The Frequency of Consciousness
This is what is known as a stroboscopic image. That is, this image is compiled from many images taken in a successive fashion and conjoined into one complete image.
This is a metaphor for consciousness in time. The actual occurrence of time is as such a elongated yet transient embodiment.
The Short and the Long Body Seen Together
Each image of the woman walking could be seen as “one moment” of experience in time. The brain collects these freeze-frame images from reality and streamlines them together so seamlessly that we perceive one continuous stream from one moment to the next.
The Similarity to Electronic Recording Apparatus
This is similar to how a camera and a TV or monitor works. The important part is as follows: the images are not actually streamlined together as one complete occurrence. They are as separate as can be! One can even take software and slow each frame down to view each individual occurrence and make alterations or observations. They are surely separate as this is the very nature of how the recording apparatus operates to transfer the light reflected from the images themselves onto a recording medium and then into a display.
Now we return back to the idea of how this relates to the reality of consciousness in the brain, and the actual physical reality around us that our body is immersed within. People often hold to the idea that because this reality is apparently, logically, streamlined as one continuous occurrence, that the brain itself must be responsible for chopping reality up into little moments within each second and then translating those into continuous streams of consciousness.
The truth may be different. In reality, we may actually be within a kind of physical and temporal ‘motion grid’ where actions and changes are restricted to a rigid interaction that is merely simulating the occurrence of true motion.
The Perception of Continuous Motion
The image to the right is depicting what’s known as the “Phi Effect” and this is what creates the perception of fluid motion from a series of images. Even when the rate of change for the images are visible, motion is still generated through perception.
This motion is not actual, but is the generation of two single modes of operation of an on and off switching back and forth through three positions. From this repetitive pattern we perceive a continuous stream of motion around the square. Try to watch a dot, and realize that it’s not moving, but merely traveling three spaces down and starting over again. This is difficult because our perceptions are capable of entraining us into a certain experience and this can be stronger than our own will-power. If you are persistent and focused, you may ‘zone’ out and defocus your perception from the individual motion and at-once realize the entire string of lights is not revolving but merely flashing as if through a glitch of some kind. Sometimes the dots may even appear to stop in perception. That is how you know you are a altering your perception through focus.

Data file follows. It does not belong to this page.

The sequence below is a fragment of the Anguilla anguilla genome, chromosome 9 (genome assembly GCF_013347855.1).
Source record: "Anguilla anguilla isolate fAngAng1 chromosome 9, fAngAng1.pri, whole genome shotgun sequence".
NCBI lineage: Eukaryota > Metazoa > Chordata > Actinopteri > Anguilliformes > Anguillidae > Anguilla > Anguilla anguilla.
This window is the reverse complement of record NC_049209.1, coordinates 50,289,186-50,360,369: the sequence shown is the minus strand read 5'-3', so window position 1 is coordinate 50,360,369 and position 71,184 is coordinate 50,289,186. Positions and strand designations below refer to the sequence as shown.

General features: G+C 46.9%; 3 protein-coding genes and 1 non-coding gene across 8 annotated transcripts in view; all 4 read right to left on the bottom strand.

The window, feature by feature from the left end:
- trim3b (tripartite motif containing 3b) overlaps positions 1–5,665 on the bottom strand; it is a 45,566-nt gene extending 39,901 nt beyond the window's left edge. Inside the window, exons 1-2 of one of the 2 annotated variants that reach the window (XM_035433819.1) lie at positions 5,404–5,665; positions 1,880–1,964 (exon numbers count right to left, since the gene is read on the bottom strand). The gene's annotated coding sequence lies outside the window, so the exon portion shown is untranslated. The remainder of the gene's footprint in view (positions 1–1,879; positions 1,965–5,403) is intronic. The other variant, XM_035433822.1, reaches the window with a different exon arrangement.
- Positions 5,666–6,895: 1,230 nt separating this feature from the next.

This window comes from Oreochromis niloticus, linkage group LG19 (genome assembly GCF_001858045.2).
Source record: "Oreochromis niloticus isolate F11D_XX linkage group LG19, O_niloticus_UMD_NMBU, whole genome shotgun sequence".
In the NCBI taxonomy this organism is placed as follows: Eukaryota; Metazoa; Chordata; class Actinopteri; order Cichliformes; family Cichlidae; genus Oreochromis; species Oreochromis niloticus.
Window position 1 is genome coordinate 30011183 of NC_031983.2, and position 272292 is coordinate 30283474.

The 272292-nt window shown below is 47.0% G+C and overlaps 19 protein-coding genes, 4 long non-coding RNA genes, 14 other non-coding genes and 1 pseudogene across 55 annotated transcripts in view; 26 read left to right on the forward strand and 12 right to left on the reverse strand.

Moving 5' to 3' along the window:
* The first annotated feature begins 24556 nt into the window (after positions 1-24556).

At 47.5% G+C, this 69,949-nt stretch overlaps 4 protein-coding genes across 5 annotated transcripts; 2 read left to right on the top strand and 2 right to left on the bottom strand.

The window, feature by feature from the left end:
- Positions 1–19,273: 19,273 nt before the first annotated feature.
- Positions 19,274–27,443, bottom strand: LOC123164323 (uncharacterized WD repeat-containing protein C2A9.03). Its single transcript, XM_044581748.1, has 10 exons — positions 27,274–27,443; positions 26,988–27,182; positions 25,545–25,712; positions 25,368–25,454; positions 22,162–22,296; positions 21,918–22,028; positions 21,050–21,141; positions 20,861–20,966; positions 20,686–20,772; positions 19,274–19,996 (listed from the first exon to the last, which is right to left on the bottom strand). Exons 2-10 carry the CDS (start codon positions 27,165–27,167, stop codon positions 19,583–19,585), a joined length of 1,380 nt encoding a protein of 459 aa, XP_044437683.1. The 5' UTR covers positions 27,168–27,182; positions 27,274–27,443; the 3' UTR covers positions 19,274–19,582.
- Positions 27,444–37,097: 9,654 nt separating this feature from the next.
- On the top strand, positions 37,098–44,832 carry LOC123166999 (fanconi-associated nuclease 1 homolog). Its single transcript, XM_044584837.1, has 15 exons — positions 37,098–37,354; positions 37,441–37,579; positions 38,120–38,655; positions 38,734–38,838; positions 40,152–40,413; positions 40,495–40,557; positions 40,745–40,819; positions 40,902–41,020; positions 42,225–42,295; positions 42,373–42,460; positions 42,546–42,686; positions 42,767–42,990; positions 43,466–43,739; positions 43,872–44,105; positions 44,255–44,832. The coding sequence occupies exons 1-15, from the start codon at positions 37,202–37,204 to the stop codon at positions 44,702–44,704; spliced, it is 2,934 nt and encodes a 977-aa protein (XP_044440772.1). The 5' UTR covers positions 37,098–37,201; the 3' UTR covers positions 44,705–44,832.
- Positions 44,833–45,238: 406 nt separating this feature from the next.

Perceptions Are Not Reality
Perceptions are not reality, but how we interpret various stimuli and develop a subjective experience is the reality we perceive as real. This is a tricky illusion. What we are lead to perceive is reality is just the interpretation of the paint on the canvas and is not even an accurate assessment of paint or a canvas.
The Collective Virtual Reality; The Human Experience of Biological Consciousness
We have similar perceptual systems so we believe we are all seeing the same reality. Often, we are all interpreting reality similarly and so we are all wearing the same “perceptual goggles” and plugging into the same “perception generated” subjective reality that only people with brains and perceptual systems geared towards this have access to. This is sometimes referred to as the collective human ‘virtual reality experience’.
This helps us communicate about, interact with, and understand aspects of the world however, this also locks us into a given reality which is considerably narrow considering any amount of perceptual subjectivity. That is because the stream of information we have access to is potentially far beyond what the mind can comprehend in a given situation, yet we can only express or interact with what we can make sense of. When stimuli or ‘internal information’ moves beyond the limits of perception we lose the ability to comprehend and integrate the experience into a meaningfully coherent reality.